Sex trafficking seems to be growing in the United States as suspected child abductions and sex crimes are on the rise. Between 2010 and 2015, reports to the National Center for Missing & Exploited Children have increased by over 800 percent.
This sharp increase seems to be a result of the growing prevalence of the internet. Criminals are now using it as a platform to sell children online at an alarming rate. As social media gains more and more influence, unfortunately, sex offenders gain the ability to use online spaces like chat rooms to lure in kids. Sadly, most of the children at risk of being trafficked also happen to be runaways, which can make it more difficult to protect them.
Within the five-year span of the reports, it soon became clear that one website was receiving the majority of the profits from this vicious enterprise. Backpage, an online classified ads site, was not only colluding with members of the sex-trafficking business but was caught both actively participating in selling children and covering up these attacks to make a profit. The site was also found to be promoting sex-related ads to attract potential customers.
While victims of the site’s actions have attempted to take action, it has been protected for years by the Communications Decency Act, a 1996 law that was initially passed to safeguard women and children.
A 2016 court case involving three women who were sold into sex slavery when they were only 15 brought this to light when the country’s legal system failed them. While judge and jury alike wanted justice for their suffering, the general opinion was that “the remedy is through legislation, not litigation.”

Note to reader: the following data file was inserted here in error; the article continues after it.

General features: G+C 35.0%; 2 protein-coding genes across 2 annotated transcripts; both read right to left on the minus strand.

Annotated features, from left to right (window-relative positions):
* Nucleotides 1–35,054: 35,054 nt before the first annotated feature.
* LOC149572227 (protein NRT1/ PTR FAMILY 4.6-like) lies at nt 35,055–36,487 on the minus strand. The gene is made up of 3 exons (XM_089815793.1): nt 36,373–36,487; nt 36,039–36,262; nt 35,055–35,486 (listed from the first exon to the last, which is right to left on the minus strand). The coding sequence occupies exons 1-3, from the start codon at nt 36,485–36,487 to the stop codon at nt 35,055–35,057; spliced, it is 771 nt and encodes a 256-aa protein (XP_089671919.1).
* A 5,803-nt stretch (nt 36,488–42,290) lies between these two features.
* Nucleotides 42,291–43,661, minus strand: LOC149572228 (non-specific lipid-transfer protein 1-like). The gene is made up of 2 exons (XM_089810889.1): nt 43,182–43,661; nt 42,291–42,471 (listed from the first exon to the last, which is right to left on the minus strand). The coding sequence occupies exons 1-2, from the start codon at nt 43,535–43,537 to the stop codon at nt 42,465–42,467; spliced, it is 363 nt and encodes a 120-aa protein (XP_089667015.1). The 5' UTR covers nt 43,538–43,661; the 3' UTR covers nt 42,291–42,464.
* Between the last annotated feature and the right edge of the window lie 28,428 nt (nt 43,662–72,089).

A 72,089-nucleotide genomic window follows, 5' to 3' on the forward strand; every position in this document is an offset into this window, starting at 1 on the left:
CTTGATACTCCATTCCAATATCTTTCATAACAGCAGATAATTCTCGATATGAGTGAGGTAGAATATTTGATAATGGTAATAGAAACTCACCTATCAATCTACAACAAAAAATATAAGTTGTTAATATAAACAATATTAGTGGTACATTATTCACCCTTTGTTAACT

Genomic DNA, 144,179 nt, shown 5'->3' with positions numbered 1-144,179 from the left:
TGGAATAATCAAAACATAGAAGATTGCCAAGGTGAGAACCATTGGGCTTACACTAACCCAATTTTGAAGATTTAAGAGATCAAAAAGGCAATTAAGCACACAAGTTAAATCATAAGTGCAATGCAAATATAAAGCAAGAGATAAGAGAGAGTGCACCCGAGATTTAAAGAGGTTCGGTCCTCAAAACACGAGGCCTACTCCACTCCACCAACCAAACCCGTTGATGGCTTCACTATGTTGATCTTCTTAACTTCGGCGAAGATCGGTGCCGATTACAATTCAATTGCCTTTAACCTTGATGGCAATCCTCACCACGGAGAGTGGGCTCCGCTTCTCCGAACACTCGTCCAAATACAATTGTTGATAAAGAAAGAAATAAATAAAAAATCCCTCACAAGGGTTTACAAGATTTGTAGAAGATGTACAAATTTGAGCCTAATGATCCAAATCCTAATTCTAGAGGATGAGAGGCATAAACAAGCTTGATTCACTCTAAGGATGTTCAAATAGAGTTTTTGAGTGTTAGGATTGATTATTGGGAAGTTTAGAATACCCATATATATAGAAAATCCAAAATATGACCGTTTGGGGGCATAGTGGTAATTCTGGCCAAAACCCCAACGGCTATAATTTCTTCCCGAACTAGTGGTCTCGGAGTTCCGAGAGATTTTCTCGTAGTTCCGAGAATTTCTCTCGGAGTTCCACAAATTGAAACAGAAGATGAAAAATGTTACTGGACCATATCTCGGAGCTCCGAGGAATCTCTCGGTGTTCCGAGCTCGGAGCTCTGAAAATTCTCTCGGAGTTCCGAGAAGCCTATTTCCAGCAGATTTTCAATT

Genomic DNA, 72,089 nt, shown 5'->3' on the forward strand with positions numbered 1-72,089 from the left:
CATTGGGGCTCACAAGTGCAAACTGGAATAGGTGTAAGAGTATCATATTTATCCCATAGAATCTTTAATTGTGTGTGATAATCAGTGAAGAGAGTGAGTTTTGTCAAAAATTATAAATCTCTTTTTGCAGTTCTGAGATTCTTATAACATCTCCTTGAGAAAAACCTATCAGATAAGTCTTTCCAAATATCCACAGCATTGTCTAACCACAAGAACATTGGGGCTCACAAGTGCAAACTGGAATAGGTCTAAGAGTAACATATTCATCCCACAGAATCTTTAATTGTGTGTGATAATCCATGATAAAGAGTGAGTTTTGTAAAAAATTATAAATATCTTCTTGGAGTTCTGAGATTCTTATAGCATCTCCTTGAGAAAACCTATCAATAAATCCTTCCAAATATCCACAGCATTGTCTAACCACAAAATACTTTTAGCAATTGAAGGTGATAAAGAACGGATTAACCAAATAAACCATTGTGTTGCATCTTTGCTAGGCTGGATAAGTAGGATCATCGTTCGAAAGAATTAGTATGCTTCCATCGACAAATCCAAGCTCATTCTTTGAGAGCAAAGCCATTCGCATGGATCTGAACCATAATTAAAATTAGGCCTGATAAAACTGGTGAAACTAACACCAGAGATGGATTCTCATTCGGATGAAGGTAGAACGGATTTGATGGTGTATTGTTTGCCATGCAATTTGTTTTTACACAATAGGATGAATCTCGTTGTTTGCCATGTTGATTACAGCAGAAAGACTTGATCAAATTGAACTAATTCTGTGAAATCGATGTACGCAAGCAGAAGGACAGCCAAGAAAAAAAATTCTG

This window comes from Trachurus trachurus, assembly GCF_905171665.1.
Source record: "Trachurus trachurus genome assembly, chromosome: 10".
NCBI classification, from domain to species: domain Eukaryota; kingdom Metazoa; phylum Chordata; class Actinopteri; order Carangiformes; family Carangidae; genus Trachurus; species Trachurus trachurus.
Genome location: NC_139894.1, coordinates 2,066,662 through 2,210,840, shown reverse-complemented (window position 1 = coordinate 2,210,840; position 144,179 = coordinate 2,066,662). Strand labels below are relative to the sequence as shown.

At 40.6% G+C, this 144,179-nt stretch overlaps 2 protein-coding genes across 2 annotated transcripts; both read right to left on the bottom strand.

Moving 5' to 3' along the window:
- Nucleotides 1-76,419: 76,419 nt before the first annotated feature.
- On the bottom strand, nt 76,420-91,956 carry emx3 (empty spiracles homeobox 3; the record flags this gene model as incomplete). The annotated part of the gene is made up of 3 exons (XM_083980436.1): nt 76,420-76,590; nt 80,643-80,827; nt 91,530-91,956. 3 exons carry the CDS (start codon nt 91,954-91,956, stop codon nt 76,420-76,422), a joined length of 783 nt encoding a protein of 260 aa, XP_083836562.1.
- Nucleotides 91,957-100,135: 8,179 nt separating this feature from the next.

After noticing the flaws in the system intended to prevent these heinous crimes, Richard Blumenthal and Rob Portman, senators from Connecticut and Ohio, are seeking swift change in order to reduce the number of victimized children before this becomes a national epidemic.
The two currently sit as co-chairs of the Senate Caucus to End Human Trafficking. They, along with 26 of their other political colleagues, have drafted and proposed the Stop Enabling Sex Traffickers Act. This act remedies the mistakes in the Communications Decency Act and will allow more victims to go after the online companies that have exploited them. It also gives the state law enforcement license to prosecute already existing sex traffickers without violating previous laws.
Stop Enabling Sex Traffickers is a bipartisan decision, showing that this issue is above party loyalty and politics. The act has already received positive feedback and support from human rights and anti-trafficking agencies. Congress has an opportunity to make a real difference here, and give some hope back to the children from whom it has been taken.
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